Vanadium Common User Facility

Queensland’s North West Minerals Province is a significant global source of vanadium with the potential to become a leading producer and exporter of new-economy minerals.

Vanadium is being used to create a reliable and safe renewable energy storage solution which can be used in large-scale batteries around the world. Vanadium is also important in strengthening steel alloys, manufacturing superconducting magnets and smart glass products, as a medical treatment, dye for ceramics and fabrics and manufacturing sulphuric acid.

A number of smaller mining companies in Queensland are seeking to develop vanadium projects in the Julia Creek and Richmond regions, where there are world-class resources and the vanadium occurs at shallow depth and is easily accessible.

At least $10 million has been committed from the Invested in Queensland program towards a vanadium common user facility in Townsville as an industrial pilot and demonstration facility for mineral processing.

The facility will feature a base set of processing equipment, with a target nominal production capacity of feed ore still under consideration. It is intended that while other minerals could be trialled, design decisions are being focused on vanadium in the first instance, but ensuring that other minerals are not precluded in the future.

The facility is intended to trial production processes for commercialisation, enabling prospective miners to begin producing mineral samples at scale. The aim is to accelerate the development of commercial vanadium projects, promote investment in advanced mineral manufacturing opportunities and enable development of supply chain and supporting industries in Queensland.

Vanadium ore will be transported from Julia Creek – and potentially other sites – to the Townsville site. It will be processed through a series of methods including separation, flotation and roasting, before refining through a kiln and fusion furnace to produce the vanadium pentoxide.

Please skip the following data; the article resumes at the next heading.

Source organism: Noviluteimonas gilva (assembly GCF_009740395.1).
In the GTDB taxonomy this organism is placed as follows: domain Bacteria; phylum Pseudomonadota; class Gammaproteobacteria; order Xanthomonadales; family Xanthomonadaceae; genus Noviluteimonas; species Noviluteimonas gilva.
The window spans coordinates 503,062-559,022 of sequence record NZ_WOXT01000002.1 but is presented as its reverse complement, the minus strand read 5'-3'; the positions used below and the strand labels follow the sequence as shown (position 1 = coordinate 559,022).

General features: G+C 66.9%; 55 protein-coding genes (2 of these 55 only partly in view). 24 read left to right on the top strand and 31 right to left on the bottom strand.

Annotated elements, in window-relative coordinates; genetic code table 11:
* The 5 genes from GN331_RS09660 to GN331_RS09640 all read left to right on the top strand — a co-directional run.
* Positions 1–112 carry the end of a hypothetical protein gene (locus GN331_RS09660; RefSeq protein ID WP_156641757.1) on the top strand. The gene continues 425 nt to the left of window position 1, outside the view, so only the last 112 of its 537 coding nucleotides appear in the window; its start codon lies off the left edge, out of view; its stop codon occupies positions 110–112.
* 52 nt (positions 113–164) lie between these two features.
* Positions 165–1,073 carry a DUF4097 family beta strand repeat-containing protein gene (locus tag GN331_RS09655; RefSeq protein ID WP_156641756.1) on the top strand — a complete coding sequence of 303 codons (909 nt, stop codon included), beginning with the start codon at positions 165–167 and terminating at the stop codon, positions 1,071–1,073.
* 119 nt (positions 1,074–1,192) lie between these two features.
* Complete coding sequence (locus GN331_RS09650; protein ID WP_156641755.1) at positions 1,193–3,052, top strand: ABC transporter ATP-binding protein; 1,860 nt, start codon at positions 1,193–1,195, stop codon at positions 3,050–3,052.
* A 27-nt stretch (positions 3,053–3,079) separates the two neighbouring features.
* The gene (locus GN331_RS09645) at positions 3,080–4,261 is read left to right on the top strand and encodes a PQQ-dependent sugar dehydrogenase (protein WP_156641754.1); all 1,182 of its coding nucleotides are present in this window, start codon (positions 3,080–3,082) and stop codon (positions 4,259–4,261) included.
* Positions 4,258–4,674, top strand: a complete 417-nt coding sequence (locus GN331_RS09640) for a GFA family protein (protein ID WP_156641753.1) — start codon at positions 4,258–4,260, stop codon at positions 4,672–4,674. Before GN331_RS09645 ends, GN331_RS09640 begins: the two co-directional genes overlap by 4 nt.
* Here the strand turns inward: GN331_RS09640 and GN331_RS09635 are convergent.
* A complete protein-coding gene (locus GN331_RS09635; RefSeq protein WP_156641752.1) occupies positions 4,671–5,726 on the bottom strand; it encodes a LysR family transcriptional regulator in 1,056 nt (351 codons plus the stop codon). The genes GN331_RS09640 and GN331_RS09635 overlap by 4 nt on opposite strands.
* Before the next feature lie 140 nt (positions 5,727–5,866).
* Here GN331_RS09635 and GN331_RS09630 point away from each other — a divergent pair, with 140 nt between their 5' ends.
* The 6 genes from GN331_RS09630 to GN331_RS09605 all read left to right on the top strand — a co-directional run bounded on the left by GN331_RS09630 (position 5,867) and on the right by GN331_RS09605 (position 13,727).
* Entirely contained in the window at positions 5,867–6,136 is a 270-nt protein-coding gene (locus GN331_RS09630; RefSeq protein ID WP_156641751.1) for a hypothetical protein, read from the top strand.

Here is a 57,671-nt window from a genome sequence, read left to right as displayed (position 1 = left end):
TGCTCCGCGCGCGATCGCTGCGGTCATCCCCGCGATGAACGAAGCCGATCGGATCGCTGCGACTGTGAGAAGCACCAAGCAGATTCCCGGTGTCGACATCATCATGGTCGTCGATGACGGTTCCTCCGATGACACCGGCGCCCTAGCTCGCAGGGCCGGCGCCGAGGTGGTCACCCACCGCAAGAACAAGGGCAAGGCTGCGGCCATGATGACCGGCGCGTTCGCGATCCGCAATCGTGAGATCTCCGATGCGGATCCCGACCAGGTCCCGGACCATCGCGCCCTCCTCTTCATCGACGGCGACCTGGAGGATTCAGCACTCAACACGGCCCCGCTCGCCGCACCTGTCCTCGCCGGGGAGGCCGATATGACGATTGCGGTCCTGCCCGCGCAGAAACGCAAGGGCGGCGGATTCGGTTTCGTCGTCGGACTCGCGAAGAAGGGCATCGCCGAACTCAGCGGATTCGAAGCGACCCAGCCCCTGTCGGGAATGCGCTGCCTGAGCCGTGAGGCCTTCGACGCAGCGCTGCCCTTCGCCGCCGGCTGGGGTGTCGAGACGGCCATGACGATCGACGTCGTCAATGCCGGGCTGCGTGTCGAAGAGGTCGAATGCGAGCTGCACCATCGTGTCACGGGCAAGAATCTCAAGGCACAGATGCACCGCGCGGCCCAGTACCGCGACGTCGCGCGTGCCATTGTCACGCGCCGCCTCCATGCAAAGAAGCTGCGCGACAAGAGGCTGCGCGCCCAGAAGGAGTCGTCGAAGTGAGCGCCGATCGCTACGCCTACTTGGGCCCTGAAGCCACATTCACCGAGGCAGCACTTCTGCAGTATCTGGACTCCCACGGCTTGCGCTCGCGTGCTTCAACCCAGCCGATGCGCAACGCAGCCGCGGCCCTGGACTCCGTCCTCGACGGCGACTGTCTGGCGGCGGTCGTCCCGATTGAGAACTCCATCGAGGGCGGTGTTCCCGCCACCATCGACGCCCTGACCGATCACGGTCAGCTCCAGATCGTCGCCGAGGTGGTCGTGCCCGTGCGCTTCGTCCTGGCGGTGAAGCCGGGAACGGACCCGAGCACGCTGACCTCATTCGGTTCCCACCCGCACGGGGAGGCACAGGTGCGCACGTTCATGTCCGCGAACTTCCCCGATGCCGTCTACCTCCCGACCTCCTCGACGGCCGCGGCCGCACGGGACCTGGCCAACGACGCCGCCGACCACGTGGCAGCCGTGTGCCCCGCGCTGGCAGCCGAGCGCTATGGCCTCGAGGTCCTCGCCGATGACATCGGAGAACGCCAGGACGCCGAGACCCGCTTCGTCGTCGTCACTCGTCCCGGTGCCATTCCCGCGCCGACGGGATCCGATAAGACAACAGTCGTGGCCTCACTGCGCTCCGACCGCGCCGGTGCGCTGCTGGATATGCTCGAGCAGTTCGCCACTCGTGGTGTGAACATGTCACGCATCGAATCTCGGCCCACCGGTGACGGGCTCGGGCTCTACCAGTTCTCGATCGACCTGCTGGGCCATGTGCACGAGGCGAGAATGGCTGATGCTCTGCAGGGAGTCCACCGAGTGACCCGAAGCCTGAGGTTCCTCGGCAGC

Mining companies and industrial researchers will be able to apply for a licence to use the facility to:

  • carry out metallurgical research
  • trial mineral extraction processes at small scale
  • produce vanadium pentoxide (V2O5) samples for customer testing
  • assess potential by-products and waste streams
  • demonstrate processes at scale to validate commerciality and technical viability in order to secure finance, investor interest, off-take agreements and partnership arrangements.

The following guiding principles are proposed to inform the delivery of the facility, user access and operations:

  • The facility will contain advanced equipment for use by technical experts in mineral extraction to prove resource process technology and enable commercial scale product testing.
  • The facility will be flexible to accommodate testing of prospective vanadium ore processing technologies at a demonstration scale to inform feasibility studies by mine proponents.
  • It is intended the State will recover reasonable costs for activities undertaken solely by corporate entities.
  • The State may make the facilities available to research commercialisation entities of a university or other research entities at rates intended to reflect the real cost of usage.

The project is currently in a preliminary development phase, focused on concept design, investigating site options, preparing cost and schedule estimates, procurement and community engagement. The State has been working in collaboration with potential future users of the facility to identify the base equipment required, develop a base design, and establish an access regime and facility operating arrangements.

The State welcomes interest from the private sector in the future use of the facility. Please contact for further information.

Last updated: 4 October 2022